04 September 2010

But wait a minute...reading Roberto Bolaño

I first became acquainted with the work of Giuseppi Arcimboldo (Italian, 1527 - 1593) when I was a kid in Denver, Colorado.  For some reason the Denver Art Museum has his painting Summer in its collection.  I remembered it for its audaciousness and being a bit clever (at least to a 13 year old kid) and not so much for its interpretation of life.  Never-the-less, as I made my way through Bolaño's 2666, it became the icon of the novel for me.  There are some other helpful models, but I will save them for some future comments.  Arcimboldo didn't just fly into my consciousness for no reason at all, but rather is suggested by a central character in the novel.  The constructs of this painter, who takes distinct and discrete things - in this case vegetables, grains, and fruits, forms an entirely different and identifiable entity from these disparate elements.  While the observer can see the pear, he or she is also drawn to see the chin, and the face.  Reading Bolaño has a similar effect, with discrete parts have a wholeness and integrity on their own.  The "stories" that are knit into the whole of the work are like Arcimboldo's fruit and vegetables - an entity on their own, pleasing and complete, and yet a part of a greater dimension and whole.

2666 was intended to be published as five separate parts of an all-encompassing work.  At least this was Bolaño's intention - he thought it would provide a better income stream for his heirs following his (imminent) death.  The heirs, however, decided to publish it as a whole, and I am grateful that they did.  It is only at the end, however, that I was convinced, and indeed not a little bit minded, to pick up the novel at any point and have it make sense.  Well into the final segment, I smiled as I realized what was coming - that I was coming to the beginning again, or was it the middle?  Indeed - in the paragraph following my instincts were proven correct.  I wanted so much to have some kind of revelation at the end - and was worried that that might not happen, and was pleasantly surprised when it did.  The framework deemed to snap into place.  The details, however, are the subject of further work and rading.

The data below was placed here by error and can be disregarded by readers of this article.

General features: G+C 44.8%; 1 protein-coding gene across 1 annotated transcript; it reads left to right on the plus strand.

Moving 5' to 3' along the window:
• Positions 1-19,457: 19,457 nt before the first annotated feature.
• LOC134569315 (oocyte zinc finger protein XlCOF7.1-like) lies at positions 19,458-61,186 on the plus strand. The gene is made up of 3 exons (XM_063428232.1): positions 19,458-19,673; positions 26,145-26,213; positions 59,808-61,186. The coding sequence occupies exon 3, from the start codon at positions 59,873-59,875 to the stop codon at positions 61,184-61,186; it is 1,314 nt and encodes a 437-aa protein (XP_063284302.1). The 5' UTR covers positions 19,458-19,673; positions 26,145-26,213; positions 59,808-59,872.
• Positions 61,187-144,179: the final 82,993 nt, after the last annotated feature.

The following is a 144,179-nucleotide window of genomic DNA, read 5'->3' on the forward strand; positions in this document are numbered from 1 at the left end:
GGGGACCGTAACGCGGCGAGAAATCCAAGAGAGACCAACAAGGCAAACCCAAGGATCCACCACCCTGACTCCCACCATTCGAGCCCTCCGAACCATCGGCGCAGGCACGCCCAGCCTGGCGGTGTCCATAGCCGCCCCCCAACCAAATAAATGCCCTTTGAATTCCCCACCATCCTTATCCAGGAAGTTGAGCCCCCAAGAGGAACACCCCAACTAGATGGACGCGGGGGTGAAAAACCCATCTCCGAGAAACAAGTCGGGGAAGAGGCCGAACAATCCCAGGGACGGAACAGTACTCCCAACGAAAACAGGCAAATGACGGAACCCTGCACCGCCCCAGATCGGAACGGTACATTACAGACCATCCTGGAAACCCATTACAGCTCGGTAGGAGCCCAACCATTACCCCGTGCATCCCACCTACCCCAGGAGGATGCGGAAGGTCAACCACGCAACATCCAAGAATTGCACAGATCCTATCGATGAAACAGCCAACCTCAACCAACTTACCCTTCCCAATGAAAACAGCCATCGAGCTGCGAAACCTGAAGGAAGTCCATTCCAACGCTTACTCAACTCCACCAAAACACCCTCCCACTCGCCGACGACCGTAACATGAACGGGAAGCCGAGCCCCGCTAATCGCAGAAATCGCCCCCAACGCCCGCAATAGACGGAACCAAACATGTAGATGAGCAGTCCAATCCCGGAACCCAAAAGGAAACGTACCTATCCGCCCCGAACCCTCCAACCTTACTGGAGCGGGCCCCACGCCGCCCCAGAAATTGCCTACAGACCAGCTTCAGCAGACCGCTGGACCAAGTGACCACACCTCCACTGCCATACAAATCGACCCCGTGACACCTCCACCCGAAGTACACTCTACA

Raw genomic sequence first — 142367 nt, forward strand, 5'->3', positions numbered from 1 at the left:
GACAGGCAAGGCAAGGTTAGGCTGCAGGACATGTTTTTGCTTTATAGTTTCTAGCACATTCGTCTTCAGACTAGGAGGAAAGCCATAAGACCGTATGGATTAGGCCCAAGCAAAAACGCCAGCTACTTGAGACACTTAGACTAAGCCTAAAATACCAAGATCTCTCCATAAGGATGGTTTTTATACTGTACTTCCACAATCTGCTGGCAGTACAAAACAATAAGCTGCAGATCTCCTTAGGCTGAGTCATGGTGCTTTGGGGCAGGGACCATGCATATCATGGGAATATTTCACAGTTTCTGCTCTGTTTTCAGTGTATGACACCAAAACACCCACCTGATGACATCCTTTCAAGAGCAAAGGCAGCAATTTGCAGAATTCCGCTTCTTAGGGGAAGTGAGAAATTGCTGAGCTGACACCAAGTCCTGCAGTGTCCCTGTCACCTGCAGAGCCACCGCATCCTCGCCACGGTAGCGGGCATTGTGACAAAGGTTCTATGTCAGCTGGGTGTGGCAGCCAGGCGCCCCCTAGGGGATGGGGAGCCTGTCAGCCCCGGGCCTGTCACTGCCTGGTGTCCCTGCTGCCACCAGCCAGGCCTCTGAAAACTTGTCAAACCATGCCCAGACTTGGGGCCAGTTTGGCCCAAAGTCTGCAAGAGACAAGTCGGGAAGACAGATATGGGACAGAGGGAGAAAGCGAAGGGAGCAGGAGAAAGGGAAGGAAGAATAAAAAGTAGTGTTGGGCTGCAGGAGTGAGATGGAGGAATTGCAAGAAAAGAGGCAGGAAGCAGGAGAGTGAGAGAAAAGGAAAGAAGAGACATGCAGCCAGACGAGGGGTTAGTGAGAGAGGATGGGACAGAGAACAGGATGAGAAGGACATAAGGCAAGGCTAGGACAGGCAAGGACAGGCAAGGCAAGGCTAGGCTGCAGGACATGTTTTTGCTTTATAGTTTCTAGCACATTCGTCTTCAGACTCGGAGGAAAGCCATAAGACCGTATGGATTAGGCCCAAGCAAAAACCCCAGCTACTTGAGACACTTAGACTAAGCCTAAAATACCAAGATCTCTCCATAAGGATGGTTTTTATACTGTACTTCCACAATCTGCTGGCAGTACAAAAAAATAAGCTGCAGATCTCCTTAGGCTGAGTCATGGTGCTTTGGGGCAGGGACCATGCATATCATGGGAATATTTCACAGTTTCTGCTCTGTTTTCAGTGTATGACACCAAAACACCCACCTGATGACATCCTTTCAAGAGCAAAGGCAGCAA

Möbius strip
The other image, or metaphor, that comes to my mind about this work is the Möbius Strip (having only one surface and one boundary component).  One can travel this surface, this single surface, and yet have the sensation of having been on many surfaces in many orientations.  With that thought in mind, I suspect I will want to revisit this novel frequently to interject my attentions to it at any point, and to make new connections and relationships.

There is another aspect to Bolaño's writing that I find attractive.  I have long been a fan of Umberto Eco, and find his ability to serve up the arcane and the unknown in a realistic environment that draws the reader in.  Bolaño writes in a similar fashion, or should I say, in a similar world - where everything is fascinating and everything has some kind of suasion on the action at hand.  (It is this style of writing that Dan Brown so wants to emulate and simply cannot handle).  At points I read either Bolaño or Eco with a computer at hand - looking up unusual references, places, or names.  The process of reading becomes an education well beyond the points of the stories.

When I was still teaching an Adult Group at Saint Francis Church in San Francisco, I loved going off on a tangent.  Such excursions always afforded additional learnings and points of view.  So it is with Bolaño.  The line (if indeed there is such a thing in his writing) is interrupted often and artfully with "tangential stories" complete within themselves that yet draw the reader through the experience of the novel - more Möbius and more Arcimboldo.  Reading this material makes one pause and wonder about bouquet, finish, mind or ear (as opposed to mouth) feel.  I guess that this work is Wagnerian in that it encompasses and displays so much - total novel, like unto total theatre.  

To say anything more, I shall need to talk with others, and to write any more will require some revisiting the novel.  Let me, however, recommend it to you - all 893 pages.  It's quite addictive.  And now that I've cut my teeth on this, I may have to go back and have another try with Infinite Jest!